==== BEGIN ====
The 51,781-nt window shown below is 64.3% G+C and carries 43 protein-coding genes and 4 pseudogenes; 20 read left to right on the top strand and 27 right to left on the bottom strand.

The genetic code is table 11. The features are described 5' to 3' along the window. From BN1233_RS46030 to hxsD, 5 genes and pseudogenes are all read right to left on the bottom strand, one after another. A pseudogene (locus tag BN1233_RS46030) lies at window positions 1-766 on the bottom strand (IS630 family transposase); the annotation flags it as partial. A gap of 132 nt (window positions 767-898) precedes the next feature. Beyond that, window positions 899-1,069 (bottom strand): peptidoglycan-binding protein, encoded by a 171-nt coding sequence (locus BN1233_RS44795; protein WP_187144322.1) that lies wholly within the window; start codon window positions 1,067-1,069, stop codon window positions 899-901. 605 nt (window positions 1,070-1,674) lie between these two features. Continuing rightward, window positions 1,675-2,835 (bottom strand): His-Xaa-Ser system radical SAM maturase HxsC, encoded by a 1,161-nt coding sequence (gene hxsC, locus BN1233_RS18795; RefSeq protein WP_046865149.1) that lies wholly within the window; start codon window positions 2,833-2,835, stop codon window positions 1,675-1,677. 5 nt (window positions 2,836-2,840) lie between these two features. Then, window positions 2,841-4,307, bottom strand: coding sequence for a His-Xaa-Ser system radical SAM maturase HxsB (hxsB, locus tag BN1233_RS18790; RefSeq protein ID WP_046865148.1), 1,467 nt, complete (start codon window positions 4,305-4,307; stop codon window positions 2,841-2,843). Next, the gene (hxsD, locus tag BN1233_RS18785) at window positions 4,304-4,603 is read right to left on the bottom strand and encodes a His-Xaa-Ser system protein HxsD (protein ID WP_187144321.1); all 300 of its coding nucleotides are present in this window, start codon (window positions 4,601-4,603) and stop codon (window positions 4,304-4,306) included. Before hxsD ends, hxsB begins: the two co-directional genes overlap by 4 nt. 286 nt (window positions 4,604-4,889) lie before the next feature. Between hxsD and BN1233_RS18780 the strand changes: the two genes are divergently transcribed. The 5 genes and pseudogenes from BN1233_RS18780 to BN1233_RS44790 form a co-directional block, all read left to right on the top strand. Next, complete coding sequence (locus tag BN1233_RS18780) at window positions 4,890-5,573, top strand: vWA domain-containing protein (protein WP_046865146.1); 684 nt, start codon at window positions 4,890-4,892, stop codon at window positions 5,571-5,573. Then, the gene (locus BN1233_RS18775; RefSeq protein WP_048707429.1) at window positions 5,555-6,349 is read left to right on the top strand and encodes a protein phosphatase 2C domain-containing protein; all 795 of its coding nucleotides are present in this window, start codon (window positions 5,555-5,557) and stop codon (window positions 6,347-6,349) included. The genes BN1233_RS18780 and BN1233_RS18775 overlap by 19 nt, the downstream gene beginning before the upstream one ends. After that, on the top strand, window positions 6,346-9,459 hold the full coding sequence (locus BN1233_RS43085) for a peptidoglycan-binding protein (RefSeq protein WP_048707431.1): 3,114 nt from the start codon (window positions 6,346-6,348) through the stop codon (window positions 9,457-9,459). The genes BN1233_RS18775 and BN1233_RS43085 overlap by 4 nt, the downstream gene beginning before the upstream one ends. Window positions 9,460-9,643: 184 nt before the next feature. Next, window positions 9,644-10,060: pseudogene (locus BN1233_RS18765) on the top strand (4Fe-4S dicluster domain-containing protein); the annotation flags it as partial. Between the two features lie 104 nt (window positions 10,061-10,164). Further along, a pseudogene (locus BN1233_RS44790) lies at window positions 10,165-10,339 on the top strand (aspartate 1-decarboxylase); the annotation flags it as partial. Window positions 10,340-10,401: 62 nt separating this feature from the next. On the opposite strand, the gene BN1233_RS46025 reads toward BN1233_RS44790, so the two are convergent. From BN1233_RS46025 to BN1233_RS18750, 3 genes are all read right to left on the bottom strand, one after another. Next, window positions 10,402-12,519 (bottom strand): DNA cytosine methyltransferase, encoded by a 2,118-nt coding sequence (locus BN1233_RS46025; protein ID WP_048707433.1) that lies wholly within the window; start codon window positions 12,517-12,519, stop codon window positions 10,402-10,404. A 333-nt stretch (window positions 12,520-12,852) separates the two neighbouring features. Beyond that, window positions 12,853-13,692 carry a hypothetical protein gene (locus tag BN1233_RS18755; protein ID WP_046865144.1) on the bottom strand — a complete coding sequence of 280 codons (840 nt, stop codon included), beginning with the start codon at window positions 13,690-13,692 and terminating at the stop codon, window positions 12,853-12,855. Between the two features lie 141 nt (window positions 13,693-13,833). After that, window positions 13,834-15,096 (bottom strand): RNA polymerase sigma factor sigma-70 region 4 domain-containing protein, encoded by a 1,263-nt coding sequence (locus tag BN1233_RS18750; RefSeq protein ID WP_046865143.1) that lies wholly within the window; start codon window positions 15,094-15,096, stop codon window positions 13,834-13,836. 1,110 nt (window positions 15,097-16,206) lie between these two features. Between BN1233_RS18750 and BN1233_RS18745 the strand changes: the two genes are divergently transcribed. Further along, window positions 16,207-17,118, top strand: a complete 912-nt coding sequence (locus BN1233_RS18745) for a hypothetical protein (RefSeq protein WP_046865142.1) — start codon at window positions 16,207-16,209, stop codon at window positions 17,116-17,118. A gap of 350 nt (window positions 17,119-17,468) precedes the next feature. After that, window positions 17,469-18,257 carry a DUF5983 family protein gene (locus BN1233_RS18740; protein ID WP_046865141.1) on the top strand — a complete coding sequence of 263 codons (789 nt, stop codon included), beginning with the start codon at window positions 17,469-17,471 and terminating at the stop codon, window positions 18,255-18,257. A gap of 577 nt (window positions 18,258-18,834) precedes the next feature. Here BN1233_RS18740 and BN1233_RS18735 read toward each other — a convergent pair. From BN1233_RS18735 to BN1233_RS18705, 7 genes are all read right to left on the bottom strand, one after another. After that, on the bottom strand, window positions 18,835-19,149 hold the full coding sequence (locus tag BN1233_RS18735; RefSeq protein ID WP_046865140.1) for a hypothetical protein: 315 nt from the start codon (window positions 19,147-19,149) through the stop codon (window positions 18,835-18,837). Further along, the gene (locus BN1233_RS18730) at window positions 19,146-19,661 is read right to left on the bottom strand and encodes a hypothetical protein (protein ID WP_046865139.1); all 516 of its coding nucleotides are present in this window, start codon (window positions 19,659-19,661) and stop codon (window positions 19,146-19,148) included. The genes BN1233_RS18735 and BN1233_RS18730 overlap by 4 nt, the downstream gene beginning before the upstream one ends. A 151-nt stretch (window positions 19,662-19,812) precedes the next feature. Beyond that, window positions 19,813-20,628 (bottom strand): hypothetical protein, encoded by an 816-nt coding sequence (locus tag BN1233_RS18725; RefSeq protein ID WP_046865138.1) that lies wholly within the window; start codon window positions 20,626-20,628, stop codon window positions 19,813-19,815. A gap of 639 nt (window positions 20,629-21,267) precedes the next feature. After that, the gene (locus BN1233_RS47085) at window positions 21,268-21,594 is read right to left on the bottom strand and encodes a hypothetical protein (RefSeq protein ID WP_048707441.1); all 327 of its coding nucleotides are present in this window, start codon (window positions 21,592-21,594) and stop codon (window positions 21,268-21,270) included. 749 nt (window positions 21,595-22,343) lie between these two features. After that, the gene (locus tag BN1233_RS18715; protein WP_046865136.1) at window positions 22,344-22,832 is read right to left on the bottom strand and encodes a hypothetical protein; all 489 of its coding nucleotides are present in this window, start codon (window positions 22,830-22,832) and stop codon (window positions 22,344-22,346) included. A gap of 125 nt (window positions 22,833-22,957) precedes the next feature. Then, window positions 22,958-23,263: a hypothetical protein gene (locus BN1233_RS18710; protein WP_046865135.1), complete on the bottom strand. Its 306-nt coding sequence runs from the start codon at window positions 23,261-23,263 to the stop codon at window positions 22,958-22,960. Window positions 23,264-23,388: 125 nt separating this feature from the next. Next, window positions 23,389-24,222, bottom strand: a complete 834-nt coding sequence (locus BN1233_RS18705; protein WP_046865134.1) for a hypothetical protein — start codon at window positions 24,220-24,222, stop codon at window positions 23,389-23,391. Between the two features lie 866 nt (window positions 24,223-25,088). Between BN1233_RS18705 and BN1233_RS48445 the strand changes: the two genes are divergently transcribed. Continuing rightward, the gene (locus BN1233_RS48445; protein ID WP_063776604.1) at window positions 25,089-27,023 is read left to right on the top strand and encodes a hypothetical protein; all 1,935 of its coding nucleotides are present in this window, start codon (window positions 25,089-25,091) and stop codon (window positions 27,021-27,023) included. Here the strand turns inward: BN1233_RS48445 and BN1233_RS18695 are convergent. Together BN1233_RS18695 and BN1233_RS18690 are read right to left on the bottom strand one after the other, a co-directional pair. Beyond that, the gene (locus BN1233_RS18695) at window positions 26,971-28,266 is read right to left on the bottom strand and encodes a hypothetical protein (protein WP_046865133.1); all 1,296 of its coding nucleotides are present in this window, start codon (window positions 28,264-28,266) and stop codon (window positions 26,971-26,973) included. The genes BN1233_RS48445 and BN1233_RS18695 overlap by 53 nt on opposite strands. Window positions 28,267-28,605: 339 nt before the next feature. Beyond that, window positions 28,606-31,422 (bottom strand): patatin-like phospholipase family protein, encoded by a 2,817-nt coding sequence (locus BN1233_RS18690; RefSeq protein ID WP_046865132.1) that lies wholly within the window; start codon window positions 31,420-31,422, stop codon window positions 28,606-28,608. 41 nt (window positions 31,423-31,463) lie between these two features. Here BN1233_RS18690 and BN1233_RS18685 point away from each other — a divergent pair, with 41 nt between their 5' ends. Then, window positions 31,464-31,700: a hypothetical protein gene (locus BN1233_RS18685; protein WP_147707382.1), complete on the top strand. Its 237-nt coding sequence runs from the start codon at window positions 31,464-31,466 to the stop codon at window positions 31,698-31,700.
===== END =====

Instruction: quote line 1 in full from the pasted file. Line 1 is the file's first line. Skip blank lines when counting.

The 51,781-nt window shown below is 64.3% G+C and carries 43 protein-coding genes and 4 pseudogenes; 20 read left to right on the top strand and 27 right to left on the bottom strand.